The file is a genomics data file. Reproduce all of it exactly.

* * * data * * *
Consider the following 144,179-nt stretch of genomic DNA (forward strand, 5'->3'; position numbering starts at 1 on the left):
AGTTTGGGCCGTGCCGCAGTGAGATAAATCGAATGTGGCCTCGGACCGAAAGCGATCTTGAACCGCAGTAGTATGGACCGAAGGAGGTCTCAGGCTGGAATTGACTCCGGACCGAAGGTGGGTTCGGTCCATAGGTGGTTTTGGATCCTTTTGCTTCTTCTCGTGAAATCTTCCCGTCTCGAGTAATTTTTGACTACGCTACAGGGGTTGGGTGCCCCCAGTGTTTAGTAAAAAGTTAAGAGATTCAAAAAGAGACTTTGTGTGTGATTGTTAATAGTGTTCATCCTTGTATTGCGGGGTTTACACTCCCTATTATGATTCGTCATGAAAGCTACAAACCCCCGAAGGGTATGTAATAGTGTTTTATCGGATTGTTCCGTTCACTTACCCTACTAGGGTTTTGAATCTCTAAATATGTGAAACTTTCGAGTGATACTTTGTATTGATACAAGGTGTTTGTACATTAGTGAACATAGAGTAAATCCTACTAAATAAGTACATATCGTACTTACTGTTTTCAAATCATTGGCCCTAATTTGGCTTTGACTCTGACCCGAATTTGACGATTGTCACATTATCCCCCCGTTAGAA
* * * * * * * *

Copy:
Consider the following 144,179-nt stretch of genomic DNA (forward strand, 5'->3'; position numbering starts at 1 on the left):
AGTTTGGGCCGTGCCGCAGTGAGATAAATCGAATGTGGCCTCGGACCGAAAGCGATCTTGAACCGCAGTAGTATGGACCGAAGGAGGTCTCAGGCTGGAATTGACTCCGGACCGAAGGTGGGTTCGGTCCATAGGTGGTTTTGGATCCTTTTGCTTCTTCTCGTGAAATCTTCCCGTCTCGAGTAATTTTTGACTACGCTACAGGGGTTGGGTGCCCCCAGTGTTTAGTAAAAAGTTAAGAGATTCAAAAAGAGACTTTGTGTGTGATTGTTAATAGTGTTCATCCTTGTATTGCGGGGTTTACACTCCCTATTATGATTCGTCATGAAAGCTACAAACCCCCGAAGGGTATGTAATAGTGTTTTATCGGATTGTTCCGTTCACTTACCCTACTAGGGTTTTGAATCTCTAAATATGTGAAACTTTCGAGTGATACTTTGTATTGATACAAGGTGTTTGTACATTAGTGAACATAGAGTAAATCCTACTAAATAAGTACATATCGTACTTACTGTTTTCAAATCATTGGCCCTAATTTGGCTTTGACTCTGACCCGAATTTGACGATTGTCACATTATCCCCCCGTTAGAA